The Jinn Darazgosh

2010, Private Edition

2011, Kindle Edition


A qissa relating how the curiosity of a jinn led to unhappy results and brought about the closure of the heavens upon his race.


Paul Wilks in The Future Fire Reviews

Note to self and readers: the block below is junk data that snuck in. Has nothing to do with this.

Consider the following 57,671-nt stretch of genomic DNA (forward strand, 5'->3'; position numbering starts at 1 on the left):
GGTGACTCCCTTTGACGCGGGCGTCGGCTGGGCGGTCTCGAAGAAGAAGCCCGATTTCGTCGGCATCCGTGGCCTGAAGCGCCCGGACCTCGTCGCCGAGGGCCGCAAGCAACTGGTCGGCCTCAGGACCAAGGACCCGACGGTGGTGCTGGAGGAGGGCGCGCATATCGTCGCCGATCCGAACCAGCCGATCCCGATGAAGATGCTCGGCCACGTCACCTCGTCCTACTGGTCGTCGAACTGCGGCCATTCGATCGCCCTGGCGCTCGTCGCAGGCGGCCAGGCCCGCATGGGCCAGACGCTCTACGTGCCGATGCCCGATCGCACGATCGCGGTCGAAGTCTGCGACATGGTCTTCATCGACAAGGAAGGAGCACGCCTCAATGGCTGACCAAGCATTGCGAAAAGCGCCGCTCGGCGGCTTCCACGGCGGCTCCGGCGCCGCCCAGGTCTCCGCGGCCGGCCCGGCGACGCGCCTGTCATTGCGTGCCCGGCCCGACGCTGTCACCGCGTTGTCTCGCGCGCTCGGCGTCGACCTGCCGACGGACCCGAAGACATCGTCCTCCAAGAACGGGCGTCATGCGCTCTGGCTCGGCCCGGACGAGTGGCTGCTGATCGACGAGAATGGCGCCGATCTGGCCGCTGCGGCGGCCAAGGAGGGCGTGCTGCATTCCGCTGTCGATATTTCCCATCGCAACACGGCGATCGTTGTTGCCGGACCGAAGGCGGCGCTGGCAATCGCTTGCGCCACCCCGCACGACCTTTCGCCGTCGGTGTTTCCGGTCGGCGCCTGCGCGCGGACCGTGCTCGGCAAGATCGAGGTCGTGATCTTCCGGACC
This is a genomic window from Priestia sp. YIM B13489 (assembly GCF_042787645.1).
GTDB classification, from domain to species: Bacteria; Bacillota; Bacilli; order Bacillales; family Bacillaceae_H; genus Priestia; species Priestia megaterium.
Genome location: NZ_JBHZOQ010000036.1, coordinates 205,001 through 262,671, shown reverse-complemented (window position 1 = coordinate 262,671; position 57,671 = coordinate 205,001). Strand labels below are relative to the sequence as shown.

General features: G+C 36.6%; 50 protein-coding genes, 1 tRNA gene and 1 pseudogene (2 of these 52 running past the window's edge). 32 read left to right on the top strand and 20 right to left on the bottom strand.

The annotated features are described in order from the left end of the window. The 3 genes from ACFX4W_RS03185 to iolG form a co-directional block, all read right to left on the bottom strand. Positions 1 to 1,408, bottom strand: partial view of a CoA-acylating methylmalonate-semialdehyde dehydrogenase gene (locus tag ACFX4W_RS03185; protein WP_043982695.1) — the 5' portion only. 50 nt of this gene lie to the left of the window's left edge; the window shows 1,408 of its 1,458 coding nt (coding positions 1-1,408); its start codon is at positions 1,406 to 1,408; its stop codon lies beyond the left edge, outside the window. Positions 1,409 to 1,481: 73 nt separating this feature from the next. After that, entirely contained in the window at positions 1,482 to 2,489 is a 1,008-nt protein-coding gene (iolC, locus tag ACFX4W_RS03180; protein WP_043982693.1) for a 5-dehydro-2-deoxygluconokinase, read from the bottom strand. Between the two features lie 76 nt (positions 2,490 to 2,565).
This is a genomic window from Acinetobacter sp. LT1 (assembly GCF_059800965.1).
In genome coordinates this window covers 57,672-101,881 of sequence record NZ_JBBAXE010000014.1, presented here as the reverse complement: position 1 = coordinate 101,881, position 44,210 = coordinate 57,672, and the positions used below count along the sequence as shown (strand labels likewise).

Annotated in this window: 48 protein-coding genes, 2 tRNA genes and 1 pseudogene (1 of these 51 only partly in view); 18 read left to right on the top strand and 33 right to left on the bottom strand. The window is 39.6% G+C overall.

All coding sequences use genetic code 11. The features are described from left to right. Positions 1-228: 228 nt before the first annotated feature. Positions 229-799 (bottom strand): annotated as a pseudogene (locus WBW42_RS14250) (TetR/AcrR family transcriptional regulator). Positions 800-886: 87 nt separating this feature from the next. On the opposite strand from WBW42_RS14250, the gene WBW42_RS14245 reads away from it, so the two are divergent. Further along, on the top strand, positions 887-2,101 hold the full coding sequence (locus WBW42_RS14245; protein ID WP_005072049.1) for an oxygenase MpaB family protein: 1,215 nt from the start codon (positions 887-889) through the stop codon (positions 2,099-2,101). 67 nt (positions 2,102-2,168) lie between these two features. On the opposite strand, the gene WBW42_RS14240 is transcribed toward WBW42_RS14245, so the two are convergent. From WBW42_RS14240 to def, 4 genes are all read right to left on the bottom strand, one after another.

• Darazgosh is a Jinn, a form of genie common in Arab folklore and Islamic texts, that can apparently exist on a spiritual plane as well as the human one. Darazgosh’s purpose would appear to be that of a messenger. He eavesdrops on angelic conferences, determining what God has planned for mankind, and subsequently advises humans known as ‘augurs’ who in turn advise their people accordingly. Darazgosh overhears one such conversation amongst some angels, yet out of curiosity withholds part of the news regarding the God-determined deaths of two lovers. While the purpose of their deaths never revealed, and the pettiness of God’s whim in the tale is unexplored, Darazgosh’s actions ultimately save the lives of the lovers. The construction of the plot and its subsequent unravelling is superb. I am unsure whether this is a retelling or translation of a specific Arabic tale or a fully reworked adaptation of a mythical story, but there is a genuine brilliance to the maintenance of such a narrative, and the simplistic yet precise way the story is conveyed. Ancient religious texts are often written in a simple way—the messages were usually directed at the poor and needy of the time, not the scholars and philosophers. Therefore it is a challenge, in the 21st Century to tell a story such as this that yet retains the innocence and simplicity of the genre. The narrative isn’t in any way a challenge to read and feels effortless and comfortable.